Surfboard Gybe Part 1
Technique / Intermediate
We’ve decided to go over the surfboard gybe again as its something that so many riders want to learn, and it really is just a question of practising a technique that works. Last time around, many moons ago, we took the pictures and videos in the waves and frankly it was impossible to see what was happening, and so it became more of a terra firma exercise. So we’ve redone it in the flat so you can see for real what you need to emulate.
Having recently returned from a clinic in Cape Verde where we introduced a whole group of guests into the joys of strapless and strapped surfboard riding, we can happily verify that this technique really works a treat with only a bit of practice! A guaranteed whoop.
This is Part 1, how to change your feet from toeside. Now some of you may think that this is not a gybe, and in part you’d be right, as you’ll not be changing your feet whilst the board is turning, but rather once you’re happily riding along again as in Video 1. Trying to carve your board and change feet at the same time is a throwback from windsurfing and makes life much more complicated than it needs be. That said, once you have this nailed you’ll be shifting your feet the moment the board finishes carving.
In a future issue, once you have learnt this, we will take you through Part 2, which without wanting to confuse you involves changing feet before turning!!!
Seeing as you’ll need to be riding toeside your best bet is to carve from your heels onto your toes, which is most likely what you do already, before screaming along with your back leg burning, bemoaning the fact that you haven’t got the foot change down.
One simple bit of advice before we start is that if you intend to change your feet after a carve, do place you back foot just forward of the tail and make sure that your toes are over the rail, just like in Pic A. If you are riding in straps be sure to take your back foot out and place it in this position. This way when you exit you will be on a good toeside edge and you’ll be able to get your weight forward and trim the board flat!
In this foot change you only have two physical steps, so not too much to get your head around. Even better you can practice the first step on its own and then move on to the second. The aim of your first step is to get your back foot forward all the way so that the big toes of your feet can kiss each other.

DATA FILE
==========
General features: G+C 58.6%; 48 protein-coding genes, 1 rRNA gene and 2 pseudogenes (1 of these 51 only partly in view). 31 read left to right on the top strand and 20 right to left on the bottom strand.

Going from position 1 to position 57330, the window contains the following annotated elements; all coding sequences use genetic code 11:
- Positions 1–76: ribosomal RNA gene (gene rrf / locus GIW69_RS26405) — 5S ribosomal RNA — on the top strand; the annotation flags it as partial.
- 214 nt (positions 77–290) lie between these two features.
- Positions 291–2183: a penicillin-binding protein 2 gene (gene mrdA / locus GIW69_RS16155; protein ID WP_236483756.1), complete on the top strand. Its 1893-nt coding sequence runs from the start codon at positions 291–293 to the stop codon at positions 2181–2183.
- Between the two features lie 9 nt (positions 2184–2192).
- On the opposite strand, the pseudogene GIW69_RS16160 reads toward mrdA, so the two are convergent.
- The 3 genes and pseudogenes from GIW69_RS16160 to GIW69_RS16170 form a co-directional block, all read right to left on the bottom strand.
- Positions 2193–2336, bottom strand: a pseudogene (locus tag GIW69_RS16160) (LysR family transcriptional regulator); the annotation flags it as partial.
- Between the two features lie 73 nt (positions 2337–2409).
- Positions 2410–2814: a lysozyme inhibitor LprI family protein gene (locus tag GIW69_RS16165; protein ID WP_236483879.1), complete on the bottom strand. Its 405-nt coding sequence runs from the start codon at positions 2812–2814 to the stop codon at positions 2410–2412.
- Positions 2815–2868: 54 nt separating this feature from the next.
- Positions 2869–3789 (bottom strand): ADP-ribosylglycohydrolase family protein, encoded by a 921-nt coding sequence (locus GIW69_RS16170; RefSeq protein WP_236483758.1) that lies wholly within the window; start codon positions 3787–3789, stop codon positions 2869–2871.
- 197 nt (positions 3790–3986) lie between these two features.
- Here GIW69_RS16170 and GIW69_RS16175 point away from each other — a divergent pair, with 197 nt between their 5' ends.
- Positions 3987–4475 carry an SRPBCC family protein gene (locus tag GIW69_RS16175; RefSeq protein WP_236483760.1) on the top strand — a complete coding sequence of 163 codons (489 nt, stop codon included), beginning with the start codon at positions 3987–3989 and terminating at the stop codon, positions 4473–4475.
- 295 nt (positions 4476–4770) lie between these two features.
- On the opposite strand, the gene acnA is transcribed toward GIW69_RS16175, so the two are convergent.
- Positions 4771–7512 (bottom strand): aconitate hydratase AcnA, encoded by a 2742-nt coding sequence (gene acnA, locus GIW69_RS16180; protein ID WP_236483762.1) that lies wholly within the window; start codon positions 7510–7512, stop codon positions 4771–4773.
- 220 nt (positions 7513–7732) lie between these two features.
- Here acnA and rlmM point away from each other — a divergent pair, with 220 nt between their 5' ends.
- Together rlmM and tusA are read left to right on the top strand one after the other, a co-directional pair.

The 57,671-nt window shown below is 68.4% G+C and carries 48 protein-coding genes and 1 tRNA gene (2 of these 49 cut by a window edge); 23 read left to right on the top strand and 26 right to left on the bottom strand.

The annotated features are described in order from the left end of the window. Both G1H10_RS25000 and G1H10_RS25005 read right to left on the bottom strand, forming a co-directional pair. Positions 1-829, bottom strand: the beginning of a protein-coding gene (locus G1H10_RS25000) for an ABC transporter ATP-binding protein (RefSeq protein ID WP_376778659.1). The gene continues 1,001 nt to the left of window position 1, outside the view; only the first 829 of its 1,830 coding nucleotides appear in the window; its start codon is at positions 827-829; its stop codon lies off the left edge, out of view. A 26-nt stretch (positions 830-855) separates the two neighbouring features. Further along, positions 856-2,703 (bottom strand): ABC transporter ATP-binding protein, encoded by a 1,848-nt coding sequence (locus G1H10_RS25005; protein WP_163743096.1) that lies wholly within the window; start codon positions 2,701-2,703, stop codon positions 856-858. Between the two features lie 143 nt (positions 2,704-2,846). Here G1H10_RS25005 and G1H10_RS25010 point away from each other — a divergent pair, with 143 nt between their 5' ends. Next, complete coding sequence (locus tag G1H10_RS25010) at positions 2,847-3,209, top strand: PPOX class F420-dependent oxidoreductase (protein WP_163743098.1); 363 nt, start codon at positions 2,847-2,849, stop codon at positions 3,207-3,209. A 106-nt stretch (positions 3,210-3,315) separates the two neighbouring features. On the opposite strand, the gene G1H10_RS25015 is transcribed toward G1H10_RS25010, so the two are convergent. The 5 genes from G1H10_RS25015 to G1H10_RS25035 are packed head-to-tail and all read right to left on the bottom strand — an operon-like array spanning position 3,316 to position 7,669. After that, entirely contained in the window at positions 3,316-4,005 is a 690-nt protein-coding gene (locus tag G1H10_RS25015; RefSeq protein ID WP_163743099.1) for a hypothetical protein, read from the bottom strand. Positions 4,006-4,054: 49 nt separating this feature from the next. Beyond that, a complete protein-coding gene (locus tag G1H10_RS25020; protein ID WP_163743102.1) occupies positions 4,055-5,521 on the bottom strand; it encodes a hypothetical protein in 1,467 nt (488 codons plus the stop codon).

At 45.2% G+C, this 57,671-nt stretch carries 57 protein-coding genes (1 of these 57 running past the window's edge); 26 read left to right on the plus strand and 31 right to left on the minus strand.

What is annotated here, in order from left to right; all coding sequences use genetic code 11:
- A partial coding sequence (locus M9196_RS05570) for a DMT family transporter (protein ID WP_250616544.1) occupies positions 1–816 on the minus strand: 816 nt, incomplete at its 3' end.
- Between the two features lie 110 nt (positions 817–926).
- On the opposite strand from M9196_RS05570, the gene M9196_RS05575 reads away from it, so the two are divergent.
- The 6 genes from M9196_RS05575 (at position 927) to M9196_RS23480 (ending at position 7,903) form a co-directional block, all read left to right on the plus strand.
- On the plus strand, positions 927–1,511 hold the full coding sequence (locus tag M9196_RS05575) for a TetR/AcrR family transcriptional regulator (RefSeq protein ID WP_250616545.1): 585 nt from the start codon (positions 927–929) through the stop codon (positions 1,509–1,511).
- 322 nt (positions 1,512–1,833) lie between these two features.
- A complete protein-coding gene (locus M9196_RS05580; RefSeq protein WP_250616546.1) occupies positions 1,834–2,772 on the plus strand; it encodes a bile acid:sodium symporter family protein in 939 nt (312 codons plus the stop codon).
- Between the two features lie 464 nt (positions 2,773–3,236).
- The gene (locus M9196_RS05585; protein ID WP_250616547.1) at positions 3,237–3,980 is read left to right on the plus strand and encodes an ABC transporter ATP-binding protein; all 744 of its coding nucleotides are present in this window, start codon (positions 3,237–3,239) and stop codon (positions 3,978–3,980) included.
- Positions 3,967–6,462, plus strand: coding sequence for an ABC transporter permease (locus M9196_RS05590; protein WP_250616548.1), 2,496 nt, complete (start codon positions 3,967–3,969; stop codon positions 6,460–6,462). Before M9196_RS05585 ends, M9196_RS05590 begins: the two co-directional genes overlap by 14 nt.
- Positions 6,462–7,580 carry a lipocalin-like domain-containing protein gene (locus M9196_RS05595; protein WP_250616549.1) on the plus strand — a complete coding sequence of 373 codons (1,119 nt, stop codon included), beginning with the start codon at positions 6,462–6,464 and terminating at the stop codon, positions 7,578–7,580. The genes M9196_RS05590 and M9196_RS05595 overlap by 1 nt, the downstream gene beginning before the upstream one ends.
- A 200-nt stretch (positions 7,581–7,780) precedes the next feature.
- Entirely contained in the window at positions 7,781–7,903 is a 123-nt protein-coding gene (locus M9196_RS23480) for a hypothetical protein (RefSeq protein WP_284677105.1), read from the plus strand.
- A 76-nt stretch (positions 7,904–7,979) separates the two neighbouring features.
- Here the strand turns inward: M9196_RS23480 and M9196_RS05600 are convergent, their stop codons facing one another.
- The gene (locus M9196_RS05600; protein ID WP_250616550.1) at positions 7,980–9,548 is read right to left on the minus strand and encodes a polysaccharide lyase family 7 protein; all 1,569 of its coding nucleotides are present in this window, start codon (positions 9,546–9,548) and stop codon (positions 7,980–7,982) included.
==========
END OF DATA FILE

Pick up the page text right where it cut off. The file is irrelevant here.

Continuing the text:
Pic B. shows the position your feet should arrive in, which we affectionately know as the “Daddy I need a wee” stance (mothers would have already realised). The objective is to get both you feet side by side, toes pointing inwards like Keanu Reeves or a pigeon, take your pick.
So how do you get into this position? Look at Sequence 1. You can see that in the first picture Karine has a lot of weight on her back foot as she normally would to ride toeside. To enable her to lift her back foot she must move her weight forward over her front foot. Rather than trying to balance on one foot what Karine does is bend her front leg and hang her weight into her harness so that the kite is supporting her. With two points holding her weight Karine can then pick up her back foot without being unstable.
So your first practice routine should be to sail along toeside and drop your weight forward so that you can actually move your foot. It doesn’t have to be all the way but just enough to build your confidence in leaning on the harness. If the board has a tendency to tilt violently over onto the down wind rail, try placing your front foot further across the centre line of the board before stepping up to it.
Once you are comfortable leaning forward, take that giant leap and move your back foot up all the way into the “Daddy I need a wee” stance. The beauty of this position is that you can put you weight back down onto what was your back foot, and therefore get the board edging on its upwind rail. This way you can maintain tension in the lines, which in turn will give you more support when you need it.